Societal Abuses, Discrimination, and Acts of Violence Based on Sexual Orientation and Gender Identity
The law prohibits discrimination against persons based on sexual orientation. It provides that any person who makes a statement or imparts other information that threatens, scorns, or degrades a group of persons because of their sexual orientation shall be liable to a fine or to imprisonment for not more than two years. If a person is found guilty of a crime whose motive was the sexual orientation of the victim, the judge must consider that motive to be an aggravating factor when determining the sentence.
According to data reported by the Security and Intelligence Service, 33 of the 320 hate crimes recorded in the country in 2012 were "sexually oriented," although a number were unrelated to sexual orientation or gender identity. Authorities actively investigated and punished those complicit in abuses.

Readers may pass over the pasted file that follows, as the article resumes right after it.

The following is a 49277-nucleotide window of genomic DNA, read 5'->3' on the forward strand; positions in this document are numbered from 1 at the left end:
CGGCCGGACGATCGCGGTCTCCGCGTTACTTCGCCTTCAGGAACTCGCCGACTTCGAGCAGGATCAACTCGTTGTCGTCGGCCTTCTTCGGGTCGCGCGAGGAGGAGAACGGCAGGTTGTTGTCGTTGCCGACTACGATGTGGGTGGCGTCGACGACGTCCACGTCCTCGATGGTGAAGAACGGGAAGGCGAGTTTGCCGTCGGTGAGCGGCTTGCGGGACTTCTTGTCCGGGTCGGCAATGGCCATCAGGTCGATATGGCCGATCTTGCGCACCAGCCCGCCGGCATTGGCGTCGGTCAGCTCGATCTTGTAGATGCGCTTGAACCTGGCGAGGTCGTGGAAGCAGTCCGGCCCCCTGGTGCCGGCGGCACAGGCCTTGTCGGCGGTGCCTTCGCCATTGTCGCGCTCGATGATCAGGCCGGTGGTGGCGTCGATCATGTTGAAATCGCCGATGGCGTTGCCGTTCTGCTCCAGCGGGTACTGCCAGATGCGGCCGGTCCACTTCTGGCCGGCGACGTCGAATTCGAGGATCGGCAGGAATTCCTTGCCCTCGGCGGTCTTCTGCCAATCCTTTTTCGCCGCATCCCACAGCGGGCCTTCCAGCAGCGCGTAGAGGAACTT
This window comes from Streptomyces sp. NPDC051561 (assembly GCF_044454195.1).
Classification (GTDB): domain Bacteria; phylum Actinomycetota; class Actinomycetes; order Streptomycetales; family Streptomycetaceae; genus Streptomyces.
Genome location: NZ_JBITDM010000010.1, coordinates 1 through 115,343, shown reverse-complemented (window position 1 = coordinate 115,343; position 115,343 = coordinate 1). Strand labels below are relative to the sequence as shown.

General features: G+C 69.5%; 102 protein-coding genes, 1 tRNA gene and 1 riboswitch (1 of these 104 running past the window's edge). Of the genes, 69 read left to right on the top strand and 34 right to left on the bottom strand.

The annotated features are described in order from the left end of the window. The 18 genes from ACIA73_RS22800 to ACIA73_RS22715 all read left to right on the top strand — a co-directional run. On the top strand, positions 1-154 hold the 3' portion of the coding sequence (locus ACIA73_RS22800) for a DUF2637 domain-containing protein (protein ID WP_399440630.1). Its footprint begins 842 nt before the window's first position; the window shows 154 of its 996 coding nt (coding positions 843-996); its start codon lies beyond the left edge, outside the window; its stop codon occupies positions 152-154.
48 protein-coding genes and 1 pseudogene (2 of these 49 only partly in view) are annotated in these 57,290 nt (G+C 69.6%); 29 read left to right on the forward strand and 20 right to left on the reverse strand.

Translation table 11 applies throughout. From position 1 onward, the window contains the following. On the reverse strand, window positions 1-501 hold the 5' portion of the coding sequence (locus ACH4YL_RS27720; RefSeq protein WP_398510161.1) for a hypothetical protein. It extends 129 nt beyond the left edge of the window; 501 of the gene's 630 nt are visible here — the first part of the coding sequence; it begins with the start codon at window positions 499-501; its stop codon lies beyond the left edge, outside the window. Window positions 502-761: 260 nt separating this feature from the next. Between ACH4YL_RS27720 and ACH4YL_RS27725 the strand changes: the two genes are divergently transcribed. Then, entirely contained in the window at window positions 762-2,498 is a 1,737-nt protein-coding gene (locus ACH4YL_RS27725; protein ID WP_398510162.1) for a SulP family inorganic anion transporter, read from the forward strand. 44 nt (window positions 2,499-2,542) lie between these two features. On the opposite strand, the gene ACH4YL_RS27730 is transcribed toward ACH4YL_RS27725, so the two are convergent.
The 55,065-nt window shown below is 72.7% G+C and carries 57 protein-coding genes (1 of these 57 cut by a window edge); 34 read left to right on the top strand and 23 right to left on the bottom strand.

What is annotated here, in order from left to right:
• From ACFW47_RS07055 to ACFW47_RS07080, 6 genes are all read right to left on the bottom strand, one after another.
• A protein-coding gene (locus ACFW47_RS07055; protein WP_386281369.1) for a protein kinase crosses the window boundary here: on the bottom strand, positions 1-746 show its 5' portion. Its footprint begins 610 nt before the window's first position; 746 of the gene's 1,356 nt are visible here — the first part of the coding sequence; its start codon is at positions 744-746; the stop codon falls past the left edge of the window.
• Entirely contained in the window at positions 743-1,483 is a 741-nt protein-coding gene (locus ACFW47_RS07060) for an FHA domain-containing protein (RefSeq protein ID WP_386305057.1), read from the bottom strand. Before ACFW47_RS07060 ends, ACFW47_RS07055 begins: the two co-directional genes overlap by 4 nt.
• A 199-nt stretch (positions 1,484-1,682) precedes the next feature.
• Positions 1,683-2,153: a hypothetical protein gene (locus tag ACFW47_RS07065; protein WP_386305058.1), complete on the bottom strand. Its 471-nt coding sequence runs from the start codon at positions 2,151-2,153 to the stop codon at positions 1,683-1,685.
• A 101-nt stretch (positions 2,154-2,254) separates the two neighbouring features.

Other Societal Violence or Discrimination
There were no reports of societal discrimination against persons with HIV/AIDS or other groups not covered above.
Section 7. Worker Rights
a. Freedom of Association and the Right to Collective Bargaining
The law states all workers may form or join independent unions of their choosing without previous authorization or excessive requirements. The law protects the right to collective bargaining and to legal strikes. It allows unions to conduct their activities without interference and prohibits antiunion discrimination. Workers fired for union activities can take the employer to court and receive reinstatement or a cash settlement on a case-by-case basis.
These laws were enforced effectively, and enforcement was not seriously hampered by lengthy delays and appeals. Employers and the government generally respected freedom of association and the right to collective bargaining. Worker organizations were independent of the government and political parties. Annual collective bargaining agreements covered members of the workforce associated with unions and indirectly affected the wages and working conditions of nonunion employees. Authorities and employers respected the right to conduct union activities without interference.
b. Prohibition of Forced or Compulsory Labor